AOL isn't the only company that has pioneered new ways of creating value today. Another is the Dell Computer Corporation.

Back in the late 1980s, Dell, based in the Austin, Texas, suburb of Round Rock, laid the groundwork for huge success by adopting its "Be Direct" business model. It called for the company to serve customers directly over toll-free phone lines. Only after a personal computer was sold were the parts for that machine ordered. The "direct" model eliminated dealers and inventories as well, and passed the savings on to Dell customers.

As a result, the company was able to seize a hefty share of the market for personal computers - for a while at least. Then its rivals in computer manufacturing cloned key parts of the Dell model, and its market share began to drop.

But Dell found another way to out-innovate its competitors, it reinvented itself as the hub of a system of suppliers intimately linked by long-term contracts and information networks. And it took advantage of new technology to establish a strong presence on the World Wide Web. So successful are Dell's Web-based sales and customer service operations that they now account for almost 30 percent of its new business. The company has no traditional distribution network standing between itself and its customers.

These days, a Dell customer may be served by a telephone or on-line order taker who actually works for Matrix Marketing, a division of Cincinnati Bell, Inc. (Cincinnati, Ohio). The Matrix employee hands the order to a coordinator who actually works for Roadway Express, Inc. (Akron, Ohio). The coordinator, in turn, may pass the order along to the Dell factory in Austin, Texas, Limerick, Ireland, or Panang, Malaysia. Meanwhile, Roadway directs parts suppliers such as Selectron, which furnishes motherboards, and Maxtor, which makes hard drives, to replenish stocks in Austin, Limerick or Panang. And it tells United Parcel Service of America, Inc. (Atlanta, Georgia), to ship the finished computer to the Dell customer.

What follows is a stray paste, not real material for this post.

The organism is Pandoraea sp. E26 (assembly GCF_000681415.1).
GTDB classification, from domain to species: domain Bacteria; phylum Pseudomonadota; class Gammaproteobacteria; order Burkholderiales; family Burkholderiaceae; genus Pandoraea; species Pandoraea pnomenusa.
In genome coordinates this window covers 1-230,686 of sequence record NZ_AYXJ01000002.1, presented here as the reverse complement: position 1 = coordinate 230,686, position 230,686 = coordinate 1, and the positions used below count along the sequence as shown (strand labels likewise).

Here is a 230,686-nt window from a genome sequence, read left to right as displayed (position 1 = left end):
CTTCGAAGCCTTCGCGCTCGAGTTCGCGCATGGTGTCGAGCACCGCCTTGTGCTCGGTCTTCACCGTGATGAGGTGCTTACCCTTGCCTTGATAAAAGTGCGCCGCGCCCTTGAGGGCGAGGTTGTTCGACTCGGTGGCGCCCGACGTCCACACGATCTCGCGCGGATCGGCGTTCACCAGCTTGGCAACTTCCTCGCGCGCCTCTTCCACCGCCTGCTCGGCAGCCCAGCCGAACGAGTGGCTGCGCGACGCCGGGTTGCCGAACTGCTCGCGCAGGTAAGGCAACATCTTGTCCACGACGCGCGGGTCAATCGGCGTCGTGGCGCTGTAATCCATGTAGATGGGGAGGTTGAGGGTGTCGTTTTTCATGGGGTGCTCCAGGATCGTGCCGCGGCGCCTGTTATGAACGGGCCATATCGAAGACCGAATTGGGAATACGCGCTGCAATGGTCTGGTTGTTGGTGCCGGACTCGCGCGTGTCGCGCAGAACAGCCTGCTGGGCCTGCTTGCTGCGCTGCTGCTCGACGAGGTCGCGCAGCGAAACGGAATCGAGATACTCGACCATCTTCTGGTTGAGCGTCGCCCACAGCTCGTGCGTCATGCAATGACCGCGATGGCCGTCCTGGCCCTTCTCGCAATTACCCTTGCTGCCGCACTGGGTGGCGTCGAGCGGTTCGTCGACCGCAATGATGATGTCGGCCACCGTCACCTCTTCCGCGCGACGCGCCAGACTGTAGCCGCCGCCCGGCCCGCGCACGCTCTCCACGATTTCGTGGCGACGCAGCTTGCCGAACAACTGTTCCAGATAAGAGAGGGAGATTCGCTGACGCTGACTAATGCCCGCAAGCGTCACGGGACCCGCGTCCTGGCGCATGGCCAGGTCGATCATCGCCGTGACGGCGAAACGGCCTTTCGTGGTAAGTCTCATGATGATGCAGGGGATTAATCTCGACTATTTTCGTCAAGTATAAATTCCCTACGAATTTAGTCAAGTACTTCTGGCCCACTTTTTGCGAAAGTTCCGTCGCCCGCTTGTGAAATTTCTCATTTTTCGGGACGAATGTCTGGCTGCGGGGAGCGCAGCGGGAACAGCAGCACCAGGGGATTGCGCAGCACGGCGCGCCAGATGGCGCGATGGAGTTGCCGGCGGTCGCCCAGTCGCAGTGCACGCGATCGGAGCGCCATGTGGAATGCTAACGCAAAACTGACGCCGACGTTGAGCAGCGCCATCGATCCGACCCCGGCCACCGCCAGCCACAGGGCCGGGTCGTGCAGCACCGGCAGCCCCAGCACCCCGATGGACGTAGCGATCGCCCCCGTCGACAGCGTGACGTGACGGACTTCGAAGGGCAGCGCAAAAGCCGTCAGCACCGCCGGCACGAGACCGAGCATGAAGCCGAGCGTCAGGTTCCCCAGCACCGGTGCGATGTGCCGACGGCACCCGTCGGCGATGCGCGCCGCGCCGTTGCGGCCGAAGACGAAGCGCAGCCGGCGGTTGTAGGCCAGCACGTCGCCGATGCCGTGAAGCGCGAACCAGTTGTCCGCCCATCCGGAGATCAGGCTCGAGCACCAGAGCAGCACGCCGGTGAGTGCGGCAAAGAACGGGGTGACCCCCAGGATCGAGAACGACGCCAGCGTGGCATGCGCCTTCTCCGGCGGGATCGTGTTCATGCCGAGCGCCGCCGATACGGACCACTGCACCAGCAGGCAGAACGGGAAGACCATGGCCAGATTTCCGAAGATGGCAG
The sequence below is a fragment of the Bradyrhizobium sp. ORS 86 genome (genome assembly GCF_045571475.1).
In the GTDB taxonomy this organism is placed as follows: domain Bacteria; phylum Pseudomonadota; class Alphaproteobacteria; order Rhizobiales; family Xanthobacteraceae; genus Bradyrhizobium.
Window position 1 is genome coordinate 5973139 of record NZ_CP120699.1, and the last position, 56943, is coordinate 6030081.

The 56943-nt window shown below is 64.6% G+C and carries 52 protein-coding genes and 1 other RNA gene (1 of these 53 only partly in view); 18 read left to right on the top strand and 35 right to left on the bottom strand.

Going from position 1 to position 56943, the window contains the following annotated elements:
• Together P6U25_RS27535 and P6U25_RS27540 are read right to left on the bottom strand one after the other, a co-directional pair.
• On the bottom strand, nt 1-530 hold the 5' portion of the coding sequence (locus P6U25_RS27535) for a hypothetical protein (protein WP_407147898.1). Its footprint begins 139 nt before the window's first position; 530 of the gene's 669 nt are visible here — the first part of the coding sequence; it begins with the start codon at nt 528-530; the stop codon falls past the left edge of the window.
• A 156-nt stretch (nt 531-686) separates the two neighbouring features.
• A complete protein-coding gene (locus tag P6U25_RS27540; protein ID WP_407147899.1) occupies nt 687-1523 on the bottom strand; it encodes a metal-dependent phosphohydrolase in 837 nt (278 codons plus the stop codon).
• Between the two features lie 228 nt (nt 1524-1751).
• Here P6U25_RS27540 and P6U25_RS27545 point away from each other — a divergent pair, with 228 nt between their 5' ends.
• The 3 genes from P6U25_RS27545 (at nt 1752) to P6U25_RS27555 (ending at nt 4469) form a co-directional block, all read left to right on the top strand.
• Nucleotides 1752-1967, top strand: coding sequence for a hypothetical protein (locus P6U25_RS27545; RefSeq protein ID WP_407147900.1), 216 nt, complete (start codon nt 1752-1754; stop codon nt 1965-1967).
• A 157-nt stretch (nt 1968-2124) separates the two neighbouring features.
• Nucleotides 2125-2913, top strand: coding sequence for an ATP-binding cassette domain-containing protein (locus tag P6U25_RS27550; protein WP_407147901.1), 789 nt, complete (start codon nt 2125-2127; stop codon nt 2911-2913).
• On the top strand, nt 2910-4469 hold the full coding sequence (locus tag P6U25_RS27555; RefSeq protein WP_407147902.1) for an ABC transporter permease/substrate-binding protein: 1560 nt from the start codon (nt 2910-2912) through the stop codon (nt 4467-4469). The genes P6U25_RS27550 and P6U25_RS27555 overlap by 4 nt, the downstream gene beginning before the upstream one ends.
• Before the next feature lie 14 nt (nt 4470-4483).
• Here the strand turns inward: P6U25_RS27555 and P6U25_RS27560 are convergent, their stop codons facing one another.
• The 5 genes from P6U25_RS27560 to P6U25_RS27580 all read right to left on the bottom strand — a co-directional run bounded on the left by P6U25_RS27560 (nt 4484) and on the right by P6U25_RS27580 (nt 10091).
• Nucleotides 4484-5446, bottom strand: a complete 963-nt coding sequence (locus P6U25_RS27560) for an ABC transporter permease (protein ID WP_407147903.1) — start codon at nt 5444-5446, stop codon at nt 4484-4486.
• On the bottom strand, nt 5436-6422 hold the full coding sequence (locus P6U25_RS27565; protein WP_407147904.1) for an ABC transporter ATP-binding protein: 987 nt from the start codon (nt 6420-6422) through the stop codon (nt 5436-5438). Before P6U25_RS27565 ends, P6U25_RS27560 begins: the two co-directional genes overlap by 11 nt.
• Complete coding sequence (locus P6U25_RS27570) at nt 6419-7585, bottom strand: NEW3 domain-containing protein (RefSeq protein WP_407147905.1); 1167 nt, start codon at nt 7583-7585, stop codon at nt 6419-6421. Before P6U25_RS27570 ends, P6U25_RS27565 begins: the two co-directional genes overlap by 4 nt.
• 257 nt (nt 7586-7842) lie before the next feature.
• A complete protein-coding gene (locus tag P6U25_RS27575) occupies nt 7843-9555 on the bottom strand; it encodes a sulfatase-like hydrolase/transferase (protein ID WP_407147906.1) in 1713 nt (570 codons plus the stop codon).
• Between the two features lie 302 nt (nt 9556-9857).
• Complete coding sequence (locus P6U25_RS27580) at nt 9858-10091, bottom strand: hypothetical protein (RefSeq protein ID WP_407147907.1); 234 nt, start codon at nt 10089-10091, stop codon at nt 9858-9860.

But here is our question: How does Dell Computer create value for itself and its investors? When it relies on outsiders to handle so many aspects of its operations, what does the company actually do?

Answer: Dell makes the most of its suppliers. That means that its future depends to a great extent upon its skill in selecting and managing other people's organizations -- an intangible asset that is not exactly a line item on an income statement or balance sheet. Has doing less of the work itself hurt Dell? Hardly. The company, which maintains offices in 32 countries, is a nonstop money-making machine. Its sales for the year ending October 1999 reached $23.6 billion - up 41 percent form the previous year. Net income climbed by 25 percent to $1.7 billion. Among Fortune Magazine's "100 Fastest Growing Companies" for that year, Dell was the leader in return on stockholders' equity with a three-year annual return on investment of 186 percent.